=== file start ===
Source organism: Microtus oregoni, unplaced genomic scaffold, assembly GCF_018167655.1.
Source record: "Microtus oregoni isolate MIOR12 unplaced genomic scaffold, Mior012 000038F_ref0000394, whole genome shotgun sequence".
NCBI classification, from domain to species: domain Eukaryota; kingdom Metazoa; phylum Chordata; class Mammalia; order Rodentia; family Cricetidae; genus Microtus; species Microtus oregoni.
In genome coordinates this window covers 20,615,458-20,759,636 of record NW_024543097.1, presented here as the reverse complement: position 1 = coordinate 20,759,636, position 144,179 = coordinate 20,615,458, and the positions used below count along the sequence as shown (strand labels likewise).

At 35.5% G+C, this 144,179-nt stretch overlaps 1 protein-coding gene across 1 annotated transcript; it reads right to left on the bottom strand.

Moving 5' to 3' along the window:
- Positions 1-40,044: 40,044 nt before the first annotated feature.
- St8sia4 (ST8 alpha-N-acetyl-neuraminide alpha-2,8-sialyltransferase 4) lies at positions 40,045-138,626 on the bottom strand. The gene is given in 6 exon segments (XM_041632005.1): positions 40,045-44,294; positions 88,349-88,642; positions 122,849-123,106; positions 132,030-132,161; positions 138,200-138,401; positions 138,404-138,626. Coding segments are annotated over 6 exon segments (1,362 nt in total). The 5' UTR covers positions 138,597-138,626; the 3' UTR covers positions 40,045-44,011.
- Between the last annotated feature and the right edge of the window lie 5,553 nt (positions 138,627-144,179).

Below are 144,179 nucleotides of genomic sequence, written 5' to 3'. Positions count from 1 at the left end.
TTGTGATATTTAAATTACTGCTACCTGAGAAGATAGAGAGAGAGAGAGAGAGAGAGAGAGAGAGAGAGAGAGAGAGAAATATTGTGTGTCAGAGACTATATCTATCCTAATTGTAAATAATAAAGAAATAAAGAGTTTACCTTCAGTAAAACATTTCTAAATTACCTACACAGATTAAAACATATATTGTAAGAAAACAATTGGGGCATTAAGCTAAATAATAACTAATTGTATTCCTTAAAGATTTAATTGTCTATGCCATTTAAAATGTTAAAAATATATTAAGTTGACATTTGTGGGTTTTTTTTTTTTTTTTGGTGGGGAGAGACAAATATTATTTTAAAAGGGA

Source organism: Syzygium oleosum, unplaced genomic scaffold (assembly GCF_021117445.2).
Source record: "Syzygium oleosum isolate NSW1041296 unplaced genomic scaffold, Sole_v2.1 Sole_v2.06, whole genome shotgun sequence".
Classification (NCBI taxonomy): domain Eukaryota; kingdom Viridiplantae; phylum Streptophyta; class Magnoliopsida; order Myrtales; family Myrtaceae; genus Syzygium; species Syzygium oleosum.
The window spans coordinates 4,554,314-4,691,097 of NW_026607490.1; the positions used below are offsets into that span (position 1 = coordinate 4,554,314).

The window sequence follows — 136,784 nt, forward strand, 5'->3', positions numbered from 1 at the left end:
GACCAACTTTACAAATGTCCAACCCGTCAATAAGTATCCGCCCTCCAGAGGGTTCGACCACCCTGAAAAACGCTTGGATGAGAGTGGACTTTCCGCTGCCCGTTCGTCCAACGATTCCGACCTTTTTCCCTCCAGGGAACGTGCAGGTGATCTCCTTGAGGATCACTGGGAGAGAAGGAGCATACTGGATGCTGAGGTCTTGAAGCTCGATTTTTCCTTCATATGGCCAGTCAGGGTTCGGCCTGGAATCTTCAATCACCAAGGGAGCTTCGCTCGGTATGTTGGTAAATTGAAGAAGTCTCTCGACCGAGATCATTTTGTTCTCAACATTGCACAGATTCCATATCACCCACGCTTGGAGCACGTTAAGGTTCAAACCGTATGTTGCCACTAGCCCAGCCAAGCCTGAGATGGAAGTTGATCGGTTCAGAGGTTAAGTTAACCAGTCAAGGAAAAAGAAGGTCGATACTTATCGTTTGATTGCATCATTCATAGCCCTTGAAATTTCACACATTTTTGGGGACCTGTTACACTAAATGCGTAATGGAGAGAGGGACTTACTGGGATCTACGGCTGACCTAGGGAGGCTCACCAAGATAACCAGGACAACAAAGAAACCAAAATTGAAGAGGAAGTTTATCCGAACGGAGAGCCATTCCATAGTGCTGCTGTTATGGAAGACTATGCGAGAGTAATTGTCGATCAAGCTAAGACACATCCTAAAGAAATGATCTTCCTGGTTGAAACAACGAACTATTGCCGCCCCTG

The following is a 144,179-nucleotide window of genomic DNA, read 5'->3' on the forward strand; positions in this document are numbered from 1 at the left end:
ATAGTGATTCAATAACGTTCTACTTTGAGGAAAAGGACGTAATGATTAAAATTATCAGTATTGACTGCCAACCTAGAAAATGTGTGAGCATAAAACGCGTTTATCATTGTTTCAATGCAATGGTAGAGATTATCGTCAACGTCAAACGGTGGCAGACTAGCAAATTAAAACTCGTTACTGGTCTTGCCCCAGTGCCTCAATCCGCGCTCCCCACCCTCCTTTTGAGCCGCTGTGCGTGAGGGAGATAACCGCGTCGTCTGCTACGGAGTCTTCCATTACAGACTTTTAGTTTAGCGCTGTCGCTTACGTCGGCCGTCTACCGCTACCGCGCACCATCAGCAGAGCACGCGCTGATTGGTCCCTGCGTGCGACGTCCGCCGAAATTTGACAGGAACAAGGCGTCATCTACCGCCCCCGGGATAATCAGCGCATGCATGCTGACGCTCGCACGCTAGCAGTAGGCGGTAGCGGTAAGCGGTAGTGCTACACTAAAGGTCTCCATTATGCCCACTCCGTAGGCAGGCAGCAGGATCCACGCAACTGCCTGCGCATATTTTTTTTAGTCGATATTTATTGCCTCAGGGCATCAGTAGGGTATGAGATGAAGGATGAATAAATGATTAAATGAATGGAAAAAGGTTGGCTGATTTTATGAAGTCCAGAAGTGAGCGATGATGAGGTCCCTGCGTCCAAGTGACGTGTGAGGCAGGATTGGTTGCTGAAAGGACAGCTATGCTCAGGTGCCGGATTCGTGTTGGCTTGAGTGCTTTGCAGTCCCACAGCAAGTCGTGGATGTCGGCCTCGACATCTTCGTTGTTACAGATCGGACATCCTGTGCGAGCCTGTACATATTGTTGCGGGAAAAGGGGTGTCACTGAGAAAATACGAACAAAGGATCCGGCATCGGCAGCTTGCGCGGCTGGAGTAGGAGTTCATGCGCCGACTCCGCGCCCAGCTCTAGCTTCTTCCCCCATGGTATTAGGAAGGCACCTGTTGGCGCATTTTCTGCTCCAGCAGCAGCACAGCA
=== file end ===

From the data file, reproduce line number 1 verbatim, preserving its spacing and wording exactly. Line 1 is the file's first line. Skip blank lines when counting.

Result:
Source organism: Microtus oregoni, unplaced genomic scaffold, assembly GCF_018167655.1.